High-load problems? Investigate them with ‘pt-query-digest’

Percona Toolkit for MySQLI had the chance to work on an interesting case last week, and I thought I’d share what I think is a little known goodie from Percona Toolkit for MySQL called pt-query-digest.

One customer was suffering from periods of high load on their database server, leading to degraded application performance, and sometimes even short moments of downtime. As usual with these cases, we set up pt-stalk to trigger a capture if Threads_running went above a known ‘good’ value for this workload, so we would have lots of diagnostics information to review even if we couldn’t be logged in to the server at the time the problem happened.

As I began reviewing available captures, I was able to correlate most load peaks with temporary increases in user activity, so it became a matter of figuring out if the server was hitting its capacity, or if there was another limiting factor in the workload that made it scale poorly. This is when the ‘SHOW FULL PROCESSLIST’ captures generated by pt-stalk come in handy, but if you’ve used them, you know it can be a daunting task to review them in servers with thousands of connections.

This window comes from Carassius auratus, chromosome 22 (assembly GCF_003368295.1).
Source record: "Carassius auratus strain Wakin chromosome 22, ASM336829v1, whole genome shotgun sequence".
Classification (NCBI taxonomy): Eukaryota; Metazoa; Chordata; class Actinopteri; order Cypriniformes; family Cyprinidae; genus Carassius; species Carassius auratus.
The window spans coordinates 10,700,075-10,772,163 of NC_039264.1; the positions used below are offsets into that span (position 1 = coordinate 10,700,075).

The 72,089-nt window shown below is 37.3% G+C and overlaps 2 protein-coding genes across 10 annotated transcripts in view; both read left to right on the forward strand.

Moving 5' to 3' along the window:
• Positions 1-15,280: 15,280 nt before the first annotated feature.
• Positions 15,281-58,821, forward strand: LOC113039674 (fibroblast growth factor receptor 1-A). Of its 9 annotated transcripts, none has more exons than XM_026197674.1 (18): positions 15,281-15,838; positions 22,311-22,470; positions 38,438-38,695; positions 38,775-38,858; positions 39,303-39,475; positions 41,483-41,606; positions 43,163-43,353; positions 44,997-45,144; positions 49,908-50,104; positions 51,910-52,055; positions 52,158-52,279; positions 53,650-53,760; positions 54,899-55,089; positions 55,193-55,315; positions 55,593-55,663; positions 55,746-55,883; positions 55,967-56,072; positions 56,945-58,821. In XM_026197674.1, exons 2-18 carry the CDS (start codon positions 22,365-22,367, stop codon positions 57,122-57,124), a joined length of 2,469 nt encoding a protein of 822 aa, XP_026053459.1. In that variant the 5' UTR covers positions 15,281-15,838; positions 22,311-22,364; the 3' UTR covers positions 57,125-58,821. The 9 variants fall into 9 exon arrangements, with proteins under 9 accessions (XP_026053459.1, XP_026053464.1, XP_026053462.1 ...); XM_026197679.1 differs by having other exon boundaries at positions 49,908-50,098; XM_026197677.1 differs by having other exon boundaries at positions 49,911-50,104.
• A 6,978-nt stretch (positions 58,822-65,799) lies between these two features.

Enter pt-query-digest. The tool supports its share of format parsers, but the one that saved the day here is also the simplest: the ‘raw’ log parser. If you specify –format rawlog, then the tool expects the input to have one query per line, and it will do it’s aggregation job on that. Granted, this means there is no run time data available, but at least you get a nice ranking of queries sorted by the number of times they appear in processlist.

In this case, I extracted the first snapshot from each *-processlist capture (under normal circumstances, this file will have –run-time snapshots separated by timestamps) and ran that by pt-query-digest –type rawlog –report-format profile, to get just the ranking of queries. To my luck, one query stood out right away, always appearing many times more than any other one during peaks. Rewriting that query (actually the customer removed it altogether, by merging it with another query that ended up having a much better execution plan, but that is beyond the scope of this post!) made the problem go away. The server took the next round of peak traffic time without issues.

If you regularly work with MySQL databases, getting familiar with Percona Toolkit for MySQL will let you do more work, in a safer way, and in less time. If you need to get started, there are good recorded webinars on the subject, and the upcoming Percona Live conference’s tutorials and sessions will include a wealth on information on everything MySQL-related, including Percona Toolkit.

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